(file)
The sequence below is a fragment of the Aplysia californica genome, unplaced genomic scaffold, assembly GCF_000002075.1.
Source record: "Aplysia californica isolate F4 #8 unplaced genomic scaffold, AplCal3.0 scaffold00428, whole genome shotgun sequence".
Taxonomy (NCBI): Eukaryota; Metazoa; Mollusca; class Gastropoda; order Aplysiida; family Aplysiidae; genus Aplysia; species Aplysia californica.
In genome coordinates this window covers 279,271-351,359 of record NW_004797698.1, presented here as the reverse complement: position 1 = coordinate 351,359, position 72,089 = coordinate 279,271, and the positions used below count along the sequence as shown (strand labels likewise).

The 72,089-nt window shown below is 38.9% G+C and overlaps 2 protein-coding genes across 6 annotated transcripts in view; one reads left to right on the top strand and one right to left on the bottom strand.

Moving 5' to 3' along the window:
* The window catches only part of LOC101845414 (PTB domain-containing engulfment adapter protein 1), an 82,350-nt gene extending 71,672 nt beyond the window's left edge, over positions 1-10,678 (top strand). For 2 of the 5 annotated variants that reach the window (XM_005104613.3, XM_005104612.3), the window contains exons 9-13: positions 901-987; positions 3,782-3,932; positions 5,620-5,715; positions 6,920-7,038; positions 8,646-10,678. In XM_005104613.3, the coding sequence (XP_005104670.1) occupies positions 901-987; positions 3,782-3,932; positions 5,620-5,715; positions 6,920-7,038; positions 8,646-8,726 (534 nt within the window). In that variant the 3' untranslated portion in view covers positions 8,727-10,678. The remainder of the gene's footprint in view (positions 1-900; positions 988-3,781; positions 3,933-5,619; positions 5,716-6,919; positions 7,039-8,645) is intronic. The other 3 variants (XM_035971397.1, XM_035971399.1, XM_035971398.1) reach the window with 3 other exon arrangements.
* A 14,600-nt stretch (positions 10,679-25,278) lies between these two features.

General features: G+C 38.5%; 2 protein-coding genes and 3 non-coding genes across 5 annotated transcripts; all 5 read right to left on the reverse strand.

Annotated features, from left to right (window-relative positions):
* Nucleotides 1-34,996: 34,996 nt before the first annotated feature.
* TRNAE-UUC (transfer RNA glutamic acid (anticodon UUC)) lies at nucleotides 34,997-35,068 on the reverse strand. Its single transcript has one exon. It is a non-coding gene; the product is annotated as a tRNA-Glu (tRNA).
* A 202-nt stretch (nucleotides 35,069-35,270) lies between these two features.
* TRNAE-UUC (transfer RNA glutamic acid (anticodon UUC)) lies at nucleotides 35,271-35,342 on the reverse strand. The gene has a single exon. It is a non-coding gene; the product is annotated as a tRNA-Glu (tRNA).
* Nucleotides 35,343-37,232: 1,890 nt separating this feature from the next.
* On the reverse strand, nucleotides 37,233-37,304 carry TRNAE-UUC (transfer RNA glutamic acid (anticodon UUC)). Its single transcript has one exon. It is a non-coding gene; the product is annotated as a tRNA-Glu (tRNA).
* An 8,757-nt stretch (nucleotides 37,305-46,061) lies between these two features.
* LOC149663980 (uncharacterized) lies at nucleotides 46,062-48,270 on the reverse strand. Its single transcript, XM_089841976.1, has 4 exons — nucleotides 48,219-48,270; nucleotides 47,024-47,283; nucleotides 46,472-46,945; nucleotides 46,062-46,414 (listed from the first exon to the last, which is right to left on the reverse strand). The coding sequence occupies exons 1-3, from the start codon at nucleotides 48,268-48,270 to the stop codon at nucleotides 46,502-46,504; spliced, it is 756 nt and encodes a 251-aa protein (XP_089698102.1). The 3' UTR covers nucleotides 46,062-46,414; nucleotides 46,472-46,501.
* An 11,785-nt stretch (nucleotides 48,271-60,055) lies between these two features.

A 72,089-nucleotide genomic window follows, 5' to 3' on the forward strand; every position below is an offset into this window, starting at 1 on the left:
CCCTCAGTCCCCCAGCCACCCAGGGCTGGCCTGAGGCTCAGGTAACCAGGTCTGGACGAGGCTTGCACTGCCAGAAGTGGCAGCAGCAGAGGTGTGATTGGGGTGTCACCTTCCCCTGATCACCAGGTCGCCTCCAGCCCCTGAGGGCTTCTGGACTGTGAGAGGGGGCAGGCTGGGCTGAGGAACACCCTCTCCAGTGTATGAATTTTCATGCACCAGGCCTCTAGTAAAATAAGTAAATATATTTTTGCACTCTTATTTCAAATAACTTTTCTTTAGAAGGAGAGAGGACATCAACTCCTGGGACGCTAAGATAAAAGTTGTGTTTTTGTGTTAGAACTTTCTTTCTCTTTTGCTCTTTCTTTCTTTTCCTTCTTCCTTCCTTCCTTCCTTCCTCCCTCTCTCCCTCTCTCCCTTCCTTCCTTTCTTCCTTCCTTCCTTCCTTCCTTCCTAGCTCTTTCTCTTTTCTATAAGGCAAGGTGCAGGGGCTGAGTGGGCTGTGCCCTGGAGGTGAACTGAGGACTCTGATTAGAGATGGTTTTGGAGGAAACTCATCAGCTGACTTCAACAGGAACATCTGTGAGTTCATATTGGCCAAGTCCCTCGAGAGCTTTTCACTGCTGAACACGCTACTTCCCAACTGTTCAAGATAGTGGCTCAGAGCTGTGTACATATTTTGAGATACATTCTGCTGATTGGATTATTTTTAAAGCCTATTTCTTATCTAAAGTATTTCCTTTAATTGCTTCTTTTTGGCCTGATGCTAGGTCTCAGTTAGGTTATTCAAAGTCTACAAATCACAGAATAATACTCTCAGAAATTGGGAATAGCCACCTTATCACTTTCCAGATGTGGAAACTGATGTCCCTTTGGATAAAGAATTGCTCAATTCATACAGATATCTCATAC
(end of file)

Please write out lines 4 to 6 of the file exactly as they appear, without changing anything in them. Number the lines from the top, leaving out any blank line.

In genome coordinates this window covers 279,271-351,359 of record NW_004797698.1, presented here as the reverse complement: position 1 = coordinate 351,359, position 72,089 = coordinate 279,271, and the positions used below count along the sequence as shown (strand labels likewise).

The 72,089-nt window shown below is 38.9% G+C and overlaps 2 protein-coding genes across 6 annotated transcripts in view; one reads left to right on the top strand and one right to left on the bottom strand.

Moving 5' to 3' along the window: